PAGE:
defense

Pentagon caught in a political fight over impeachment inquiry
Defense officials have rejected congressional demands for information on withholding of Ukraine aid

The Pentagon is a key player in House Democrats' impeachment inquiry into Trump's dealings with Ukraine. (Bill Clark/CQ Roll Call file photo)

ANALYSIS — Rather than stay out of the fray, the Defense Department has taken sides in a bitter and historic partisan brawl, choosing to fortify President Donald Trump’s stonewall rather than cooperate with Congress.

The Pentagon is a key player in House Democrats’ impeachment inquiry into Trump’s dealings with Ukraine. And defense officials, who have until now been largely unscathed by the investigation, have rejected congressional demands for information about their role in the White House decision to withhold $250 million in military aid to Ukraine.

Trump ‘lynching’ tweet just latest impeachment myth — from both sides
Inquiry has featured misleading statements thrust into ether by GOP and Dems, muddying probe

President Donald Trump speaks to members of the media on the South Lawn of the White House on Oct. 10. His comparison of the ongoing impeachment inquiry to a "lynching" drew bipartisan criticism. (Caroline Brehman/CQ Roll Call)

ANALYSIS — President Donald Trump’s comparison of his possible impeachment as a “lynching” set off a war of words Tuesday between his staunchest defenders and his fiercest critics. Accusations have flown back and forth during the nearly month-old inquiry, but they have not always rung accurate — or been even remotely true.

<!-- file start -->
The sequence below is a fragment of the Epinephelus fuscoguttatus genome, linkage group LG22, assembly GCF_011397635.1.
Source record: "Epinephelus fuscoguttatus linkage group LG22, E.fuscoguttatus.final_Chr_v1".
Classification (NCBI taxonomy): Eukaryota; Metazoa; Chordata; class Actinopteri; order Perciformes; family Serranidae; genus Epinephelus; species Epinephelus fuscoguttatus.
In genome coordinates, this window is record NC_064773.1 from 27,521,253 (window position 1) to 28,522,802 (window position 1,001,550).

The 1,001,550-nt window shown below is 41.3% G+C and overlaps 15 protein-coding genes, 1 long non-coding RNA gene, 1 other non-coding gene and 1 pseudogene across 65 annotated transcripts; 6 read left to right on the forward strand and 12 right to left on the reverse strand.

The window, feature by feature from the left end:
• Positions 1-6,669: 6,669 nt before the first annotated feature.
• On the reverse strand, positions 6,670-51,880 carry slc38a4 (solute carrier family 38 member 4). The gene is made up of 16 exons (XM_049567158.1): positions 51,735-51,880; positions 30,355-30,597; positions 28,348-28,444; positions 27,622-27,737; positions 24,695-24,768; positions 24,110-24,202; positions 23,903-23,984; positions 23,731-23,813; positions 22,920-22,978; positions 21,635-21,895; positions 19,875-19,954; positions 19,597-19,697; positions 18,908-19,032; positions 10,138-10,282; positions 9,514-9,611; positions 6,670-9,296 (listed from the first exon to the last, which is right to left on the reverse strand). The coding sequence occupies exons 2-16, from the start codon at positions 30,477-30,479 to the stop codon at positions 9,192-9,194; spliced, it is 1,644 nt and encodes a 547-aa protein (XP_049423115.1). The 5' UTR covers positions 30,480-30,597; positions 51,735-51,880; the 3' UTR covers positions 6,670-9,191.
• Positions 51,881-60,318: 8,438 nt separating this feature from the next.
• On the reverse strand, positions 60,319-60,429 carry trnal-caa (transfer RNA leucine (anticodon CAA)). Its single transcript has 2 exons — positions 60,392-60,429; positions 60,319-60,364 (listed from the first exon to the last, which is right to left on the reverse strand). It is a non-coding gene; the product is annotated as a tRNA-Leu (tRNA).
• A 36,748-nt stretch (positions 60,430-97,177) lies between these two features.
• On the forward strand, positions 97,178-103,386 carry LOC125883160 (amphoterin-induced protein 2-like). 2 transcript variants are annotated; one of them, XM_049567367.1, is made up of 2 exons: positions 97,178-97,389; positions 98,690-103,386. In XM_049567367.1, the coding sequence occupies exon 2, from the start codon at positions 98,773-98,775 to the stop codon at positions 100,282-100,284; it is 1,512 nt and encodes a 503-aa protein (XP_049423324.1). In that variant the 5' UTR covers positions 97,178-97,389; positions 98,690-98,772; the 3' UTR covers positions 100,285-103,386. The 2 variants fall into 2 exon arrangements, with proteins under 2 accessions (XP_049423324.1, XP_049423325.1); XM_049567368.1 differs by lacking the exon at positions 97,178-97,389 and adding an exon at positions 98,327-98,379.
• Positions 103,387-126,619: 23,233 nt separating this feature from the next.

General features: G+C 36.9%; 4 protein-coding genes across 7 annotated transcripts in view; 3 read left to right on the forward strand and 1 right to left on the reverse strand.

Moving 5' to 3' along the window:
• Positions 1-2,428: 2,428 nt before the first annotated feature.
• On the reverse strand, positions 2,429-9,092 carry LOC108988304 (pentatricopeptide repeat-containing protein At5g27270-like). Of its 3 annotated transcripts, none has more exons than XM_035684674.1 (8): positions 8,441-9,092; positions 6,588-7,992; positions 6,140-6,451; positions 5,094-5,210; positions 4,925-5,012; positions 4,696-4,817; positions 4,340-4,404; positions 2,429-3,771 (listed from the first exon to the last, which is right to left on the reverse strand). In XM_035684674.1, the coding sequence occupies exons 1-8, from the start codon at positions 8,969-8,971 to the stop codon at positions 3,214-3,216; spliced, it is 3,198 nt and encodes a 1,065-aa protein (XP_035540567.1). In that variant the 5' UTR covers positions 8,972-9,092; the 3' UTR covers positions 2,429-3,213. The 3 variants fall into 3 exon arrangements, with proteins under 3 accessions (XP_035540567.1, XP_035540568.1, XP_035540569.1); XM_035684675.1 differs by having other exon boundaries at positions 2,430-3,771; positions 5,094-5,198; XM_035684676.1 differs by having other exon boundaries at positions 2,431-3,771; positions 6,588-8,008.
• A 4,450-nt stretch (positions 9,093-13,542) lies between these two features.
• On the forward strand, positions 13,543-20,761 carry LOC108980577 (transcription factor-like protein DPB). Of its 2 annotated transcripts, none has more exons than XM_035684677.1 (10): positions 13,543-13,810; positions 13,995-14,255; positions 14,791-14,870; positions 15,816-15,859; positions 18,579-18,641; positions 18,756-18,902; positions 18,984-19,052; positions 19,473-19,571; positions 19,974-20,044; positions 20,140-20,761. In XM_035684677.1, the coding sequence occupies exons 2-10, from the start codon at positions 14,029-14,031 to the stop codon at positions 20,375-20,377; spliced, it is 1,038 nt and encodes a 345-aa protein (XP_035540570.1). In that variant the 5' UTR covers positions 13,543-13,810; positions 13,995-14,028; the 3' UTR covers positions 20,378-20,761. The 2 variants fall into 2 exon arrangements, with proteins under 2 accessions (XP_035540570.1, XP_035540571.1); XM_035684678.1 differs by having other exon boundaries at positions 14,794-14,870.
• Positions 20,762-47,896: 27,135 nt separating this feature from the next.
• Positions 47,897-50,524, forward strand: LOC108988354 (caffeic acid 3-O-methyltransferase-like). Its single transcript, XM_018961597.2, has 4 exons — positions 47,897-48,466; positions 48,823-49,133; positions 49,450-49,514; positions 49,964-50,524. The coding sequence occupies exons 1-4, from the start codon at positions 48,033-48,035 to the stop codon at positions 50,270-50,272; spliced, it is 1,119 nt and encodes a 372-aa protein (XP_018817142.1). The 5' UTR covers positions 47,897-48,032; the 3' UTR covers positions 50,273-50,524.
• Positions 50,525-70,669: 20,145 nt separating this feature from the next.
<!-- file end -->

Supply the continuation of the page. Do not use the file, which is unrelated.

Trump’s “lynching” tweet is a prime example of the latter, with even some of his political allies making a rare break with a president who still has the support, according to multiple polls, of nearly 90 percent of Republican voters. But both sides have been guilty of pushing myths about how this impeachment is playing out and the nature of the constitutionally based process.

Trump sends message to frustrated GOP: ‘I have to do what I have to do’
Experts see cracks in the Hill-White House alliance — but no ‘tipping point’ yet

President Donald Trump arrives on the South Lawn of the White House before speaking to members of the media on Oct. 10. (Caroline Brehman/CQ Roll Call)

“I have to do what I have to do.”

That was President Donald Trump on Monday, resurfacing in public following one of the most turbulent weeks of his presidency — and perhaps the first when congressional Republicans really let their frustrations show.

No evidence to suggest Tulsi Gabbard is a Russian agent, Trump says
President: U.S. never promised to ‘protect the Kurds for the rest of their lives’

Democratic presidential candidate Rep. Tulsi Gabbard, D-Hawaii, speaks with the media at the Iowa State Fair in August. (Caroline Brehman/CQ Roll Call file photo)

There is no evidence to support former Secretary of State Hillary Clinton’s suggesting that Democratic Rep. and presidential candidate Tulsi Gabbard is being supported by the Russian government, President Donald Trump said Monday.

Clinton, the party’s 2016 presidential nominee who lost to Trump, recently criticized the Hawaii lawmaker and said she clearly is “the favorite of the Russians” among the still-crowded Democratic primary field.

Impeachment news roundup: Oct. 21
OMB officials refuse to testify about Ukraine deal while Republicans move to censure Schiff

House Minority Leader Kevin McCarthy said Republicans will introduce a privileged motion to censure Rep. Adam B. Schiff, who is overseeing the impeachment investigation. (Caroline Brehman/CQ Roll Call)